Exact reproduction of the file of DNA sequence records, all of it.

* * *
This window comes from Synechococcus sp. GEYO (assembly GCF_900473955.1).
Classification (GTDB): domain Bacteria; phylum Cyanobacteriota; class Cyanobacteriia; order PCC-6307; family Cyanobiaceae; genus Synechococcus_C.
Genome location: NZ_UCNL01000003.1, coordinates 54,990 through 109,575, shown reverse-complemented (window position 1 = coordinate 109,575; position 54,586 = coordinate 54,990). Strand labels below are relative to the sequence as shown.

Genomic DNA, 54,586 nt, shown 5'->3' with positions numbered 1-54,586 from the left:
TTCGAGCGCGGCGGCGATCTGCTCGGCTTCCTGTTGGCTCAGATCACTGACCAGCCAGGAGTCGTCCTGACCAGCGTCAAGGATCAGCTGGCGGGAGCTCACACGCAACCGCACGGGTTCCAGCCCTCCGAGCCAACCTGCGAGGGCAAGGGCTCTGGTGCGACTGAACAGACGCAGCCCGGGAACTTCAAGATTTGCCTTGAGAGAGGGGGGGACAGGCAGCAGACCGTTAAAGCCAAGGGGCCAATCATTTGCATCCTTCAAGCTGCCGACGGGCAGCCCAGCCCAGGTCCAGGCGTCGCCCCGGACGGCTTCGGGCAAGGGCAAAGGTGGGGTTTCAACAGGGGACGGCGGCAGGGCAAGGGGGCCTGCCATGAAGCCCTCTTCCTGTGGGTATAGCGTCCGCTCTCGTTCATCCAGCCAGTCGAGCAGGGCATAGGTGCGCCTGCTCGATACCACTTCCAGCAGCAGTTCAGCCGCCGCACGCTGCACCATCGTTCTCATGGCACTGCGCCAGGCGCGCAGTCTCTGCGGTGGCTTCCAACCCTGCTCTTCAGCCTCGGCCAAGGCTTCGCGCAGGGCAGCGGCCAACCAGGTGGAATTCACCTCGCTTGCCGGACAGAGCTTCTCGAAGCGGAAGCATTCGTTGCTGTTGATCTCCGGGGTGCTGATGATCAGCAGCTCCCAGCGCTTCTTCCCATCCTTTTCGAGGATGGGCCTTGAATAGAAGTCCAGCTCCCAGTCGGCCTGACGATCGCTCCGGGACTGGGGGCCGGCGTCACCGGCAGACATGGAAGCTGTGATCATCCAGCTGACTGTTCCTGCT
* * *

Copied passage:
This window comes from Synechococcus sp. GEYO (assembly GCF_900473955.1).
Classification (GTDB): domain Bacteria; phylum Cyanobacteriota; class Cyanobacteriia; order PCC-6307; family Cyanobiaceae; genus Synechococcus_C.
Genome location: NZ_UCNL01000003.1, coordinates 54,990 through 109,575, shown reverse-complemented (window position 1 = coordinate 109,575; position 54,586 = coordinate 54,990). Strand labels below are relative to the sequence as shown.

Genomic DNA, 54,586 nt, shown 5'->3' with positions numbered 1-54,586 from the left:
TTCGAGCGCGGCGGCGATCTGCTCGGCTTCCTGTTGGCTCAGATCACTGACCAGCCAGGAGTCGTCCTGACCAGCGTCAAGGATCAGCTGGCGGGAGCTCACACGCAACCGCACGGGTTCCAGCCCTCCGAGCCAACCTGCGAGGGCAAGGGCTCTGGTGCGACTGAACAGACGCAGCCCGGGAACTTCAAGATTTGCCTTGAGAGAGGGGGGGACAGGCAGCAGACCGTTAAAGCCAAGGGGCCAATCATTTGCATCCTTCAAGCTGCCGACGGGCAGCCCAGCCCAGGTCCAGGCGTCGCCCCGGACGGCTTCGGGCAAGGGCAAAGGTGGGGTTTCAACAGGGGACGGCGGCAGGGCAAGGGGGCCTGCCATGAAGCCCTCTTCCTGTGGGTATAGCGTCCGCTCTCGTTCATCCAGCCAGTCGAGCAGGGCATAGGTGCGCCTGCTCGATACCACTTCCAGCAGCAGTTCAGCCGCCGCACGCTGCACCATCGTTCTCATGGCACTGCGCCAGGCGCGCAGTCTCTGCGGTGGCTTCCAACCCTGCTCTTCAGCCTCGGCCAAGGCTTCGCGCAGGGCAGCGGCCAACCAGGTGGAATTCACCTCGCTTGCCGGACAGAGCTTCTCGAAGCGGAAGCATTCGTTGCTGTTGATCTCCGGGGTGCTGATGATCAGCAGCTCCCAGCGCTTCTTCCCATCCTTTTCGAGGATGGGCCTTGAATAGAAGTCCAGCTCCCAGTCGGCCTGACGATCGCTCCGGGACTGGGGGCCGGCGTCACCGGCAGACATGGAAGCTGTGATCATCCAGCTGACTGTTCCTGCT